Henry Butler, PiaNOLA Live (Basin Street)

Henry Butler’s new album is exactly what the title promises, a pure, uncut blast of New Orleans piano. Solo piano albums at their simplest present the musician in the midst of a raw, physical pleasure, and you can hear that during some of Butler’s more athletic passages. Not only is he obviously enjoying the fact that he can play a ridiculously complex tangle of notes, but he can’t help but laugh a time or two out while doing it.

PiaNOLA Live isn’t simply a dazzling display of keyboard dexterity, though. There’s certainly plenty of that, but even that reveals personality. His solo piano doesn’t have the elegance of Dr. John’s, but he has a grinding intensity that’s pretty arresting, and the effect deepens by contrast when he shifts into or out of the ballads “Dock of the Bay” and “You Are My Sunshine.” The latter is the revelation on the album, as it takes the endless filigreeing of phrases and uses them to present a theatrical evocation of loss and loneliness. The lovely, swirling right hand almost mocks his despair, particularly in the last minute when he is done with the lyric and obsesses on his loss. His vocal is so pained that when he sings, “You light up my life,” you only flicker on Debbie Boone for a moment before returning to the song.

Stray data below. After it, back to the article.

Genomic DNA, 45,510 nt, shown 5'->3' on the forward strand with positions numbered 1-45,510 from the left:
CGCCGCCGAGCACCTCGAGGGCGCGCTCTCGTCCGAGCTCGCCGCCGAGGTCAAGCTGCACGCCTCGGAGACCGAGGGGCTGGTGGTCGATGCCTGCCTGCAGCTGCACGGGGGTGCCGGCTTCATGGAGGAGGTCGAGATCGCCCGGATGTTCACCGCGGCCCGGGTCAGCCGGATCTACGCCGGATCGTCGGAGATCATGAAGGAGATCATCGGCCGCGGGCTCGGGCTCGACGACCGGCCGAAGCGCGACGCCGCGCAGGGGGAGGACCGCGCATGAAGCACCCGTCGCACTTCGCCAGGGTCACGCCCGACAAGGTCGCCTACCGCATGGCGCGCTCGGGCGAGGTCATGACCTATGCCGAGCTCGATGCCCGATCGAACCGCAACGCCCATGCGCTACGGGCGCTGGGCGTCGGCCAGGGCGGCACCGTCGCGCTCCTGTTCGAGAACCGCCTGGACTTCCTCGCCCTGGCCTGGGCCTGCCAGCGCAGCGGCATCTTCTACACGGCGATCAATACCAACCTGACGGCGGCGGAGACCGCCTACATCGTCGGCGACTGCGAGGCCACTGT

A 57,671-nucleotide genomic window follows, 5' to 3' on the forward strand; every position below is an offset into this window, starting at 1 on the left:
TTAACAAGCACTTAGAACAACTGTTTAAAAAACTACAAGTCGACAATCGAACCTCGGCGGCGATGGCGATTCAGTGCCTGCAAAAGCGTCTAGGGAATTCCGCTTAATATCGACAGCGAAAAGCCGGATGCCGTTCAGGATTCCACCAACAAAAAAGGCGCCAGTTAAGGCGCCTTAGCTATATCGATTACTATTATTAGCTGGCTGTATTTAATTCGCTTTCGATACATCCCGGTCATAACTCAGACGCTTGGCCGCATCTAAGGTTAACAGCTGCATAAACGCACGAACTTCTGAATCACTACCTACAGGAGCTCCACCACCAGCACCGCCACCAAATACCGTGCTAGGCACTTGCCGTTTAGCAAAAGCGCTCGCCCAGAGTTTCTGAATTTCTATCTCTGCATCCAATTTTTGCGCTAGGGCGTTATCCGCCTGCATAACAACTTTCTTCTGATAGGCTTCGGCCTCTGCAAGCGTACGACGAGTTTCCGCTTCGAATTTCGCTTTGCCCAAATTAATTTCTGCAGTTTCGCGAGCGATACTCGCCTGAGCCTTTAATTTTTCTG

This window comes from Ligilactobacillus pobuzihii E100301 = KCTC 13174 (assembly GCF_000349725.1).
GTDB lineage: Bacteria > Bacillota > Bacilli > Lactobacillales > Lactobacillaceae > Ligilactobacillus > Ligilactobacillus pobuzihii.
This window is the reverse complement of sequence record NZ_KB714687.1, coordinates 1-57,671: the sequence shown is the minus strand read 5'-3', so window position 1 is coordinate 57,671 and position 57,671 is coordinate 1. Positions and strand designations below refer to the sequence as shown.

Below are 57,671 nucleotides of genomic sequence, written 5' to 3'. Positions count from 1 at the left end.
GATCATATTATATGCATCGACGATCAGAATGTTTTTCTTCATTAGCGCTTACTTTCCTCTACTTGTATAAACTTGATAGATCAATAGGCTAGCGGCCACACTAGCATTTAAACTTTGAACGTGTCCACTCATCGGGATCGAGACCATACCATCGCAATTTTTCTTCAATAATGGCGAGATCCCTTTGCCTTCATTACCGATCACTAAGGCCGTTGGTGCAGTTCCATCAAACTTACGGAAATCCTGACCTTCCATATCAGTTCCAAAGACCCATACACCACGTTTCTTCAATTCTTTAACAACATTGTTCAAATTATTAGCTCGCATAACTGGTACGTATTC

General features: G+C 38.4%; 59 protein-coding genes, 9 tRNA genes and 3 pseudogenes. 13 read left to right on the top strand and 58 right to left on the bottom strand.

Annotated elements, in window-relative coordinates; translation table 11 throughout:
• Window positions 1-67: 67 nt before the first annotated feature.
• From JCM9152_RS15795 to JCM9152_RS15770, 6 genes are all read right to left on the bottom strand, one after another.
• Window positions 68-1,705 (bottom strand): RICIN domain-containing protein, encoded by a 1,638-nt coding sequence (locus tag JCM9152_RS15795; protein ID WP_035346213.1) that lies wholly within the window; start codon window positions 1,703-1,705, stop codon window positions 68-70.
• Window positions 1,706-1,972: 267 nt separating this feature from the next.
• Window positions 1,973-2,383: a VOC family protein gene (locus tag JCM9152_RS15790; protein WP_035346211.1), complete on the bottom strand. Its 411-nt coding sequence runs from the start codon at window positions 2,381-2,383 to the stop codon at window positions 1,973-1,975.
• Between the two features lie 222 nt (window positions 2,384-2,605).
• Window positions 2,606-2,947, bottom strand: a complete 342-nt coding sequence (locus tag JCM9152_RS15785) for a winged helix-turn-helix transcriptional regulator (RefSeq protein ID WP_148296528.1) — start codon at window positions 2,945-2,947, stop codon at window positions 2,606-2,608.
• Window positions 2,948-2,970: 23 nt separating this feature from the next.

The solo piano album is as much an exercise in exploring a song’s construction as anything else, and nowhere is that clearer than in his version of “Tipitina.” At no point in the first three minutes does he play anything that hints at the song he is about to play. It’s beautifully indirect, and the song is almost a letdown not because of any fault in the performance, but because once he hits the opening pick-up, you know where the song goes. Fortunately, part way through, he takes off for parts unknown to such a degree that it’s not clear how he’ll get back to the song proper. Then he lands it without a hitch.

The set is dotted with crowd pleasers including “Let ’em Roll” and “Will It Go Round in Circles,” neither of which pay off like the showier pieces, but even in them, Butler finds subtle pleasures. For example, he builds anticipation for “Mother-in-Law” by roaring the bass with his left hand.

Curiously, two least engaging cuts are the pieces that are solo piano by design, “Orleans Inspiration” and “North American Idiosyncrasies.” Part of the internal tension that powers the other pieces emerges as Butler moves through different musical vocabularies mid-song, playing barrelhouse next to Tyner next to Broadway next to Booker, but these pieces never wander off the post-bop ranch. As accomplished as they are, they suffer by comparison. Still, this is the album that people have been waiting for Butler to make, and the wait has been worth it.